Saturday, April 5 & Sunday, April 6, 2014:
The avalanche danger is expected to remain at low through the weekend, although it will likely increase more than it has the past two and a half weeks due to warmer temps and stronger winds. Some very light snow is possible through the weekend, but this shouldn’t affect the danger much.
Extensive faceting of surface and near surface snow has occurred on shaded, northerly aspects over the past two and a half weeks of clear, dry weather. What used to be pockets of relatively stout windboard and crusts on such northerly aspects have, in some areas, faceted to such a degree that the dense snow they once consisted of is now sluff-able. That being said, snow on steep northerly terrain that has remained relatively unmolested by wind, sun, and warmth is sluffing readily. Although it’s light and low volume, keep terrain consequences in mind and don’t let it catch you off guard.
Although temperatures will be warmer, not much sunshine is expected; this may result in a slight increase in wet avalanche danger from what we’ve been experiencing the past couple weeks, but the difference will be marginal. Watch for moistening snow becoming wetter, heavier, and less stable later in the day.
Moderate to strong winds blew across Chugach State Park Friday, and moderate winds are possible through the weekend at higher elevations, but there’s not much loose snow available for transport and what loose snow remains shouldn’t be affected much from forecast wind direction. Nonetheless, pay attention to wind slab clues like hollow snow (denser, harder wind-packed slab on top of looser, weaker snow), cracking, and areas that look more heavily loaded – especially if that loading appears recent.
Sunday night through Monday, things will change. Heavier, more significant snowfall is expected. The avalanche danger is expected to rise to moderate, possibly considerable in the upper elevations depending on how this incoming storm plays out. See below for further information.
The large and persistent area of high pressure that has been providing Southcentral with nearly three weeks of epic riding conditions will finally break down this weekend; a large area of low pressure is pushing its way into Southcentral and will begin to impact the advisory area. Through Saturday, most of the precipitation from the system will be focused on the Prince William Sound side of the mountains; the Front Range and Eagle River area Chugach will see typical downslope/drying conditions with strong SE winds. As the low center begins to move away and the SE flow shuts off, light snow will begin to develop over the Front Range/Anchorage area by late Sunday. At the same time, an upper level low will drop down out of Northern AK bringing a better shot of snow to the advisory area by Monday morning through Tuesday morning accompanied by colder temperatures.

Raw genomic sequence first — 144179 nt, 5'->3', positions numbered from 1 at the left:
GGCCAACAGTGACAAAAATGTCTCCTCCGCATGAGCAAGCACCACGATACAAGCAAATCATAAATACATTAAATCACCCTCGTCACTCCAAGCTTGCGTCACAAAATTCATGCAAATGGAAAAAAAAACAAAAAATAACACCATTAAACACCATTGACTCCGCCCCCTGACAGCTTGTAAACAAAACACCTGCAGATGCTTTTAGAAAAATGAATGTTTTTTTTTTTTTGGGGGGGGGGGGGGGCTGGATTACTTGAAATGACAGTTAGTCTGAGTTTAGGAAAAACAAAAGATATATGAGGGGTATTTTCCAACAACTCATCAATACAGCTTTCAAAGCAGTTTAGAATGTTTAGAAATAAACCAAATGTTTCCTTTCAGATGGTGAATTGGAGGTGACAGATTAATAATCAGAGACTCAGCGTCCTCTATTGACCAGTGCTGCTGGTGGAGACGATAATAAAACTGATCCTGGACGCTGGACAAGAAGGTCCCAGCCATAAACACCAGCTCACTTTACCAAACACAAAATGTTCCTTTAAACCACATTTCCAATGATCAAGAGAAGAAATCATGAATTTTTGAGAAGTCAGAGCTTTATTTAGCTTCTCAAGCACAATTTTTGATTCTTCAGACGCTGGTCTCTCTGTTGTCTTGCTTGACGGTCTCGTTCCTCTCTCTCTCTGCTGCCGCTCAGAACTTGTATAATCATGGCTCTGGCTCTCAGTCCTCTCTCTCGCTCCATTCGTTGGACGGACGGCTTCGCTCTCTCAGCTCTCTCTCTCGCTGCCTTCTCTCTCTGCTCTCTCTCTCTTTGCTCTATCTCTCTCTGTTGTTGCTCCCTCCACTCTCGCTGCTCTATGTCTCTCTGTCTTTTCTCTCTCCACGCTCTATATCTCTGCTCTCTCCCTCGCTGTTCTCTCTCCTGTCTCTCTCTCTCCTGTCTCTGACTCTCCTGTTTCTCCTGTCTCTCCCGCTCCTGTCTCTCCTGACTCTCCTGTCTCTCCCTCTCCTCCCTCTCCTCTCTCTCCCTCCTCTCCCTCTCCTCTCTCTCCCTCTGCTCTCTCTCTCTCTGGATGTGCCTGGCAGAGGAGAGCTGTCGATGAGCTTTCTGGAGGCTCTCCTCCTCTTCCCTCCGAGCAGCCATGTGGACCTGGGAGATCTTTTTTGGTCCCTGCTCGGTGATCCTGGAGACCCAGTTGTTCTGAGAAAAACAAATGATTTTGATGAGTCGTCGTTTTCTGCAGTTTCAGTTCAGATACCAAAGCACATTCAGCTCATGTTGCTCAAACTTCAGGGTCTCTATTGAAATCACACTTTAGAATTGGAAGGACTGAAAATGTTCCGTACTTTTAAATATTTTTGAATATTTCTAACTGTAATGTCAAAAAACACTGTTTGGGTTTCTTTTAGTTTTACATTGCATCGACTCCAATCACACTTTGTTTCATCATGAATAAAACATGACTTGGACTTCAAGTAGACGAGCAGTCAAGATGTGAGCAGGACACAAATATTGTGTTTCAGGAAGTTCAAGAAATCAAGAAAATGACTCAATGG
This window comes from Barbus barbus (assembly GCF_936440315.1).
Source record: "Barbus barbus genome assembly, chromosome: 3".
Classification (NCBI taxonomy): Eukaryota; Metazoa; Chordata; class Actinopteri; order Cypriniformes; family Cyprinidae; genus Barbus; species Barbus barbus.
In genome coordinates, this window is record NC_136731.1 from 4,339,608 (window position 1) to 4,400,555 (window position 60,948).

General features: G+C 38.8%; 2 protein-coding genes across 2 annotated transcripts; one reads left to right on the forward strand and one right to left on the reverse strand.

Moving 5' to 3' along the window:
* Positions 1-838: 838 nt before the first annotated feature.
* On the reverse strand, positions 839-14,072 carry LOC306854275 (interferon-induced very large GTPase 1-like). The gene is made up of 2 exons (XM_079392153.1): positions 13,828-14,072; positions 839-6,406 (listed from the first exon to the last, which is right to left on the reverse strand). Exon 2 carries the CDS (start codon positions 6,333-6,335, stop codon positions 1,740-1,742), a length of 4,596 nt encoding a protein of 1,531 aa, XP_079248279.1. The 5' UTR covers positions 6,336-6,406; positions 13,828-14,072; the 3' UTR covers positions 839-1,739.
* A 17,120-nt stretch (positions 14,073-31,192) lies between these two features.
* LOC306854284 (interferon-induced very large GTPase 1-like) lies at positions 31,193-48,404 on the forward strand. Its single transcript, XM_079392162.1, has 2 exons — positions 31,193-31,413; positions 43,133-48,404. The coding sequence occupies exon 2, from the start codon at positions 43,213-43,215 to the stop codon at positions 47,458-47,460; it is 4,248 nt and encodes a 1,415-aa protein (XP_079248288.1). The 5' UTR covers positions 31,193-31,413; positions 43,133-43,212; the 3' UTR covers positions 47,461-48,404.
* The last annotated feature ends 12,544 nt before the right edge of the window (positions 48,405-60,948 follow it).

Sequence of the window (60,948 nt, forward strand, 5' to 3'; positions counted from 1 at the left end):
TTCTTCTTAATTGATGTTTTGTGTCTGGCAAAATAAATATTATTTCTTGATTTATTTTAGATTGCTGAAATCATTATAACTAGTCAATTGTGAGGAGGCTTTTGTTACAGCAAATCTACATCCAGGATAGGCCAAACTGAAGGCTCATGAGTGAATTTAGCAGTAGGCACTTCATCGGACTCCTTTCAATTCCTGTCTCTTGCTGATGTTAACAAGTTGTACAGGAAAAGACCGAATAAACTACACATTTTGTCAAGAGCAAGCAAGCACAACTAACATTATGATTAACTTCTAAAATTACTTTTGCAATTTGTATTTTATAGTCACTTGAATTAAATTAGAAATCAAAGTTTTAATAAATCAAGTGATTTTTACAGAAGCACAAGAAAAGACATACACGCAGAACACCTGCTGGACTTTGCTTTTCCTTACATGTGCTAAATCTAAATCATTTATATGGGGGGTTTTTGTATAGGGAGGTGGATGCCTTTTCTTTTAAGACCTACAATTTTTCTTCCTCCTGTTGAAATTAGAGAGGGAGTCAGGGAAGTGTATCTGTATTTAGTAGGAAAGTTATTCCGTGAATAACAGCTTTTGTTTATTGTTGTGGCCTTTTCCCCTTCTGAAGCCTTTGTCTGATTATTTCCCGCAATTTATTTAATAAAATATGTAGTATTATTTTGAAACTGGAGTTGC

Mountain Weather Forecast for the Front Range & Eagle River area Chugach:
Cloud cover will increase late in the day on Thursday and winds will begin to pick up out of the SE through the day on Friday with gusts up to 30-40 mph possible at ridge top locations (e.g. Peak 3, North Bowl, Harp, etc.). Winds will decrease Saturday as skies remain overcast. On/off light snow develops over the advisory area by late Saturday-early Sunday but will result in little accumulation. Heavier snow develops by Monday morning as cold air is ushered into the area, dropping temperatures into the single digits by Tuesday morning. Total accumulation in the advisory area will be around 4-6 inches of light, blower powder. Skies look to clear some by the end of the day Tuesday.
Future Avalanche Concerns:
With the past three weeks of clear weather, a variety of snow conditions have developed on the Front Range & Eagle River area Chugach mountains. Pockets of intact surface hoar exist in many areas across Chugach State Park (Northern Turnagain Arm to the Knik River) in more sheltered (from wind and sun) areas – primarily northerly aspects in the mid to upper elevations and tree/brush protected zones in the lower elevations. Extensive near surface faceting has also occurred in many areas – again, primarily on northerly aspects. This faceted snow will be most dangerous, once it’s buried, where it exists in thinner layers on top of harder old snow (windboard and crusts).
South, west, and east aspects are hosting a variety of crusts (old melt-freeze from Jan and Feb, new melt-freeze, radiation recrystallization, sun, wind, etc.).
New snow will take time to bond to the variety of existing snow surfaces – from crusts, to facets, to surface hoar. Wind Friday-Saturday may mitigate the surface hoar issue to some degree, but it will be important to keep this particularly dangerous weak layer in mind once we receive new snow. Being mindful of the distribution of faceted layers and slicker crusts will be important as well.
Forecast new snow isn’t expected to be accompanied by strong wind, which should minimize wind slab problems.